Fabian Homer Kolker, 85, advocate for Soviet Jews

THE BALTIMORE SUN

Fabian Homer Kolker, an international activist who brought Jews out of the former Soviet Union, died Tuesday of complications of diabetes at Sinai Hospital. He was 85 and lived in Pikesville.

Long a passionate advocate of the state of Israel, he spent 30 years defending the rights of Jews in the former U.S.S.R.

"He worked night and day to get people free from Russia," said Audrey Levine, a friend who lives in Baltimore County. "He did it for freedom."

He first became interested in the plight of Soviet Jews in 1960 when he met with philosopher Bertrand Russell, who told him how families were being repressed in the Soviet Union.

"I had always been a student of history, a history buff," he said in a 1986 interview in The Sun. "I never wanted to forget my origins. My father had emigrated from the Ukraine in 1887. These were the people from whom I stemmed."

In 1963, he was one of a group of four who founded the American Conference on Soviet Jewry. The plight of Soviet Jews became more acute after the 1967 Six-Day War, when they began to demand the right to emigrate to Israel.

In 1984, the Baltimore Jewish Times described Mr. Kolker as "almost a one-man State Department with a single portfolio: liberating Soviet Jews. He is credited with personally helping about 150 families leave the Soviet Union."

In the same article, he was quoted as saying: "Soviet Jews are my heros. They are living in a giant prison and fighting a giant colossus. Their courage has inspired me for 25 years."

On his 27 trips to Israel, and 14 trips to the former U.S.S.R., he met with Israeli prime ministers Golda Meir, Yitzhak Rabin, Menachem Begin, Yitzhak Shamir and with Soviet leader Alexei Kosygin.

"He never worked under the auspices of organizations," said his son, Dr. Richard Kolker, who lives in Pikesville. "He did things on his own, his way."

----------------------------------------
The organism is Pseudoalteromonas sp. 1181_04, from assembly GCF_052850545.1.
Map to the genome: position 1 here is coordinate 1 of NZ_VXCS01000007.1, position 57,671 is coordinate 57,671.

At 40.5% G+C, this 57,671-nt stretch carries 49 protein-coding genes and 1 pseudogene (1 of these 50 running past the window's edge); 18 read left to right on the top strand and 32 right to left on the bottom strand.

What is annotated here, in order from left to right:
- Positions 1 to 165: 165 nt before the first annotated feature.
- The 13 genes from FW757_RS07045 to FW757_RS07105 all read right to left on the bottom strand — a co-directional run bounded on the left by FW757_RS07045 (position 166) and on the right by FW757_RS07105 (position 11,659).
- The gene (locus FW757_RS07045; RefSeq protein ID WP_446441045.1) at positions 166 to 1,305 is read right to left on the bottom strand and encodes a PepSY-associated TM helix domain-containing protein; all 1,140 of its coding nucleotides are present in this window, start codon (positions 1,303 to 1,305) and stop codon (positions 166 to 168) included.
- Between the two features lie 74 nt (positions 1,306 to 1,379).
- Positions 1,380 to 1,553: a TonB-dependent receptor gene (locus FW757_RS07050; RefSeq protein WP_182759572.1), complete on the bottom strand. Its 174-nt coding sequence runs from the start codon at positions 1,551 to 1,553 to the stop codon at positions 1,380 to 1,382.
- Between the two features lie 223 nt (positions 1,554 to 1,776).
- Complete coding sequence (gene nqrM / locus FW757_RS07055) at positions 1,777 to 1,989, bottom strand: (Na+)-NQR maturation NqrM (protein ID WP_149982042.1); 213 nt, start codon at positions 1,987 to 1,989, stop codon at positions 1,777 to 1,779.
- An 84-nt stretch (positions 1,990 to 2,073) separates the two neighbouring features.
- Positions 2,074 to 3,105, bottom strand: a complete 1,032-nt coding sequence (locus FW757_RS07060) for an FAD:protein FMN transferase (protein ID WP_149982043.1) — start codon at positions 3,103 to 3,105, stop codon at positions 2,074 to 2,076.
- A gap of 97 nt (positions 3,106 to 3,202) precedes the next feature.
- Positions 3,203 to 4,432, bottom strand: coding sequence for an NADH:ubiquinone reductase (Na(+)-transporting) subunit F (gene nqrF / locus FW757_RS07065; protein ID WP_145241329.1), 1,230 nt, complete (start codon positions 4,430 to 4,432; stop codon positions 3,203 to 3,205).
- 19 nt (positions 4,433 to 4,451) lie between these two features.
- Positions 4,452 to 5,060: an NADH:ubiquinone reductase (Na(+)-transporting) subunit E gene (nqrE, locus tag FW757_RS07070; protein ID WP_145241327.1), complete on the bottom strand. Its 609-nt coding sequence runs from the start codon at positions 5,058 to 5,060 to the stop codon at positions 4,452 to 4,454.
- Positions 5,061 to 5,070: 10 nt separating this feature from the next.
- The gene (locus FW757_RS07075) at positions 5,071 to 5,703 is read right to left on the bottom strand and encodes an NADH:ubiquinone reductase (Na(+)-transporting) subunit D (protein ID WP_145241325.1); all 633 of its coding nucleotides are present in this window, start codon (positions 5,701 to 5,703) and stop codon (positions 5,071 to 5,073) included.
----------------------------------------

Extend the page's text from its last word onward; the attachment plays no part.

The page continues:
He played a role in gaining the release of two celebrated refuseniks (those who were denied permission to emigrate from the Soviet Union) in the 1980s. They were prisoner of conscience Anatoly Shcharansky and ballet dancer Valery Panov.

He also helped immigrating Russian Jewish families get established economically when they arrived in Baltimore.

Born in Baltimore, he was raised in Reservoir Hill. He was a 1931 City College graduate. He attended the Johns Hopkins University and graduated from the University of Pennsylvania's Wharton School of Finance in 1935. He received a law degree from the University of Maryland School of Law.

Through the 1980s, he owned the Maryland Lumber Co. on West Franklin Street, which his father, Benjamin Kolker, founded in 1908. The business provided building supplies to contractors and government agencies.

He was an accomplished tennis enthusiast who played at Druid Hill Park.

Among his many roles, he served as state of Israel bond chairman for Maryland in 1965. He was on the board of governors of Tel Aviv University.

He was a lifelong member of Chizuk Amuno Congregation, Pikesville.

His marriage to the former Bertha Levenson ended in divorce.

Services were held Wednesday at Sol Levinson & Brothers in Pikesville.

His daughter, Sally M. Kolker, died in 1999.

In addition to his son, he is survived by another son, James D. Kolker of Delray Beach, Fla.; three sisters, Phyllis K. Schreter, Gloria K. Hack and Lane K. Berk, all of Baltimore; and 10 grandchildren.

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